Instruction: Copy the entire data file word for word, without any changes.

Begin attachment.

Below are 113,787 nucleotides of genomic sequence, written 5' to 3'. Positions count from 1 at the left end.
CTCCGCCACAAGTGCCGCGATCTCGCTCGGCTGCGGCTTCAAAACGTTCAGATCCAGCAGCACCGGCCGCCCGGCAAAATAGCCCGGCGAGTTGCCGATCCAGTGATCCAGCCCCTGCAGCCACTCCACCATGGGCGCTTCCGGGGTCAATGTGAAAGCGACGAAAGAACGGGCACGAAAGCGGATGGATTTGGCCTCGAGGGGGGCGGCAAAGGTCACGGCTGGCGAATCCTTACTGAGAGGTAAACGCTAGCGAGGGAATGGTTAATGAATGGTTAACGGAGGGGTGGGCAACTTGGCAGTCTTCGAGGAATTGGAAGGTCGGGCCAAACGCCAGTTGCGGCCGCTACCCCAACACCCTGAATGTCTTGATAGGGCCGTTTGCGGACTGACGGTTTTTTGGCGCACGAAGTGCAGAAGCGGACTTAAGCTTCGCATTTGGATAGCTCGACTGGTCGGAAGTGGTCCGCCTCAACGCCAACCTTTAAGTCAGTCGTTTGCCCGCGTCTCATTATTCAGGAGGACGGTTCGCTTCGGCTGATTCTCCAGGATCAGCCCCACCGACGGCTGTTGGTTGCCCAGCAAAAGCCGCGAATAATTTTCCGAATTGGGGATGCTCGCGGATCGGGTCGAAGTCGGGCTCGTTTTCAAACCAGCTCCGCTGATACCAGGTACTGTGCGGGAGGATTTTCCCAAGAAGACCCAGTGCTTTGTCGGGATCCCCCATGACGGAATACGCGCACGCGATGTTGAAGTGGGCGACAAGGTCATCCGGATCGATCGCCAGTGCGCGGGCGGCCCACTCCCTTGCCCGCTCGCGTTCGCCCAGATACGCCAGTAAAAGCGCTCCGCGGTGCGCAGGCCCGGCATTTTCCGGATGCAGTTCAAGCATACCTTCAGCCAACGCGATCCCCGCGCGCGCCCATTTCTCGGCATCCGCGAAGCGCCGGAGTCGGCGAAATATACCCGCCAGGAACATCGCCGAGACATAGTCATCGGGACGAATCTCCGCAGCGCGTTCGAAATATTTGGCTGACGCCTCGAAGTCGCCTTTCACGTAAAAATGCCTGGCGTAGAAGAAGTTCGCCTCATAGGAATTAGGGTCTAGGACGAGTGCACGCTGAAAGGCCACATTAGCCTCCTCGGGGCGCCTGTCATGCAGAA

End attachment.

Below are 113,787 nucleotides of genomic sequence, written 5' to 3'. Positions count from 1 at the left end.
CTCCGCCACAAGTGCCGCGATCTCGCTCGGCTGCGGCTTCAAAACGTTCAGATCCAGCAGCACCGGCCGCCCGGCAAAATAGCCCGGCGAGTTGCCGATCCAGTGATCCAGCCCCTGCAGCCACTCCACCATGGGCGCTTCCGGGGTCAATGTGAAAGCGACGAAAGAACGGGCACGAAAGCGGATGGATTTGGCCTCGAGGGGGGCGGCAAAGGTCACGGCTGGCGAATCCTTACTGAGAGGTAAACGCTAGCGAGGGAATGGTTAATGAATGGTTAACGGAGGGGTGGGCAACTTGGCAGTCTTCGAGGAATTGGAAGGTCGGGCCAAACGCCAGTTGCGGCCGCTACCCCAACACCCTGAATGTCTTGATAGGGCCGTTTGCGGACTGACGGTTTTTTGGCGCACGAAGTGCAGAAGCGGACTTAAGCTTCGCATTTGGATAGCTCGACTGGTCGGAAGTGGTCCGCCTCAACGCCAACCTTTAAGTCAGTCGTTTGCCCGCGTCTCATTATTCAGGAGGACGGTTCGCTTCGGCTGATTCTCCAGGATCAGCCCCACCGACGGCTGTTGGTTGCCCAGCAAAAGCCGCGAATAATTTTCCGAATTGGGGATGCTCGCGGATCGGGTCGAAGTCGGGCTCGTTTTCAAACCAGCTCCGCTGATACCAGGTACTGTGCGGGAGGATTTTCCCAAGAAGACCCAGTGCTTTGTCGGGATCCCCCATGACGGAATACGCGCACGCGATGTTGAAGTGGGCGACAAGGTCATCCGGATCGATCGCCAGTGCGCGGGCGGCCCACTCCCTTGCCCGCTCGCGTTCGCCCAGATACGCCAGTAAAAGCGCTCCGCGGTGCGCAGGCCCGGCATTTTCCGGATGCAGTTCAAGCATACCTTCAGCCAACGCGATCCCCGCGCGCGCCCATTTCTCGGCATCCGCGAAGCGCCGGAGTCGGCGAAATATACCCGCCAGGAACATCGCCGAGACATAGTCATCGGGACGAATCTCCGCAGCGCGTTCGAAATATTTGGCTGACGCCTCGAAGTCGCCTTTCACGTAAAAATGCCTGGCGTAGAAGAAGTTCGCCTCATAGGAATTAGGGTCTAGGACGAGTGCACGCTGAAAGGCCACATTAGCCTCCTCGGGGCGCCTGTCATGCAGAA